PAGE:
All You Need to Know About Tiramisù
Tiramisù: A Very Italian Dessert
When you are in need of a little lift look no further than a good dose of tiramisù. From the Italian tira-mi-su, this delightful concoction of coffee, mascarpone cream, and cocoa literally translates as pick me up. As one of the most famous Italian desserts, it can now be found in restaurants across the globe and its easy preparation also makes it a popular dish to make at home. But what exactly is tiramisù and where does it come from?
What is tiramisù?
The most common way to make tiramisù is with savoiardi or ladyfinger biscuits which are soaked in strong espresso coffee (sometimes with a splash of liquor such as Marsala wine, amaretto, or rum) and layered on the bottom of a dish before being topped with light cream made from eggs, sugar, and mascarpone. Cocoa powder is then sprinkled on top. However, unlike many traditional Italian recipes, there are no hard and fast rules regarding the preparation of tiramisù and there are countless experimental spins on the classic procedure. It can be layered to create more of a cake structure, made in individual portions, the savoiardi can be substituted with different types of biscuit, cake or cookie, and the coffee element can be replaced with alternative flavorings or even fruit.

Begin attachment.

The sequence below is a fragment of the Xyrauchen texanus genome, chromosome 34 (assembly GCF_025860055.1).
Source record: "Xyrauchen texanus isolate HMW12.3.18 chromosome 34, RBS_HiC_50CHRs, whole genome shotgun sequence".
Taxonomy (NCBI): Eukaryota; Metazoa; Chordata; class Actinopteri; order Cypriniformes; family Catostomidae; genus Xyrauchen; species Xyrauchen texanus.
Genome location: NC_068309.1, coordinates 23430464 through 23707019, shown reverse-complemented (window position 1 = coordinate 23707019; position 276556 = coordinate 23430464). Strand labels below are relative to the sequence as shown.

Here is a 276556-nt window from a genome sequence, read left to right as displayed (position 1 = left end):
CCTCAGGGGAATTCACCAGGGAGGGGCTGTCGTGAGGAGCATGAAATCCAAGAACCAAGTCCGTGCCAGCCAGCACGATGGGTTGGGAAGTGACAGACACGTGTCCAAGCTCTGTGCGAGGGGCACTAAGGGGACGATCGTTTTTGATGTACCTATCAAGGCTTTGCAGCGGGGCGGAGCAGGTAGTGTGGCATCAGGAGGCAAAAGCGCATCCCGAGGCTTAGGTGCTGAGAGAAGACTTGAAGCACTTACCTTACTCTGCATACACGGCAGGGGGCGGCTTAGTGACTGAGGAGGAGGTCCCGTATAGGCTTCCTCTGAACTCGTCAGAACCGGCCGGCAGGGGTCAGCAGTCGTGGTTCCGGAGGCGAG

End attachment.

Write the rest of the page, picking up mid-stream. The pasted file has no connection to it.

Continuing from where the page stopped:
Where did tiramisù originate?
Several regions of Italy contest to be the birthplace of tiramisù and there are many conflicting stories. Some say that the dish was created in Siena in the 17th century in honor of Grand Duke Cosimo III, while others maintain that it was served to clients of the brothels in the northern town of Treviso as the restorative powers of the mixture would help to keep business flowing. Despite ongoing debate, the general consensus is that it was invented in the 1960s at a restaurant called Le Beccherie in Treviso in the Veneto region. During the 1980s the popularity of the dish hit its peak and the recipe spread throughout Italy and the world making it a much more modern dish than most would believe.
Where should you eat tiramisù in Rome?
Take a look at the Local Aromas’ list of the best places to eat tiramisù in Rome:
ZUM (Piazza del Teatro di Pompeo 20 – Centro Storico): this shop near Campo de’ Fiori is dedicated to tiramisù and offers a range of flavors from classic coffee to versions with pistachio, fruit, and spices.
Flavio al Velavevodetto (Via di Monte Testaccio 97 – Testaccio): Flavio’s homemade tiramisù is served in an individual glass and is made with their own chocolate biscuits and a decadent chocolate sauce.
Da Enzo (Via dei Vascellari 29 – Trastevere): the addition of Nutella gives a chocolately, nutty kick to this delicious version of the traditional recipe.
Pompi (Via della Croce 82 – Piazza del Popolo): Rome’s self-styled ‘kingdom of tiramisù’ is the city’s best-known and has multiple locations across town. Take your portion away in its own box to eat on the go.
Learn to make the perfect tiramisù at our cooking classes in Rome!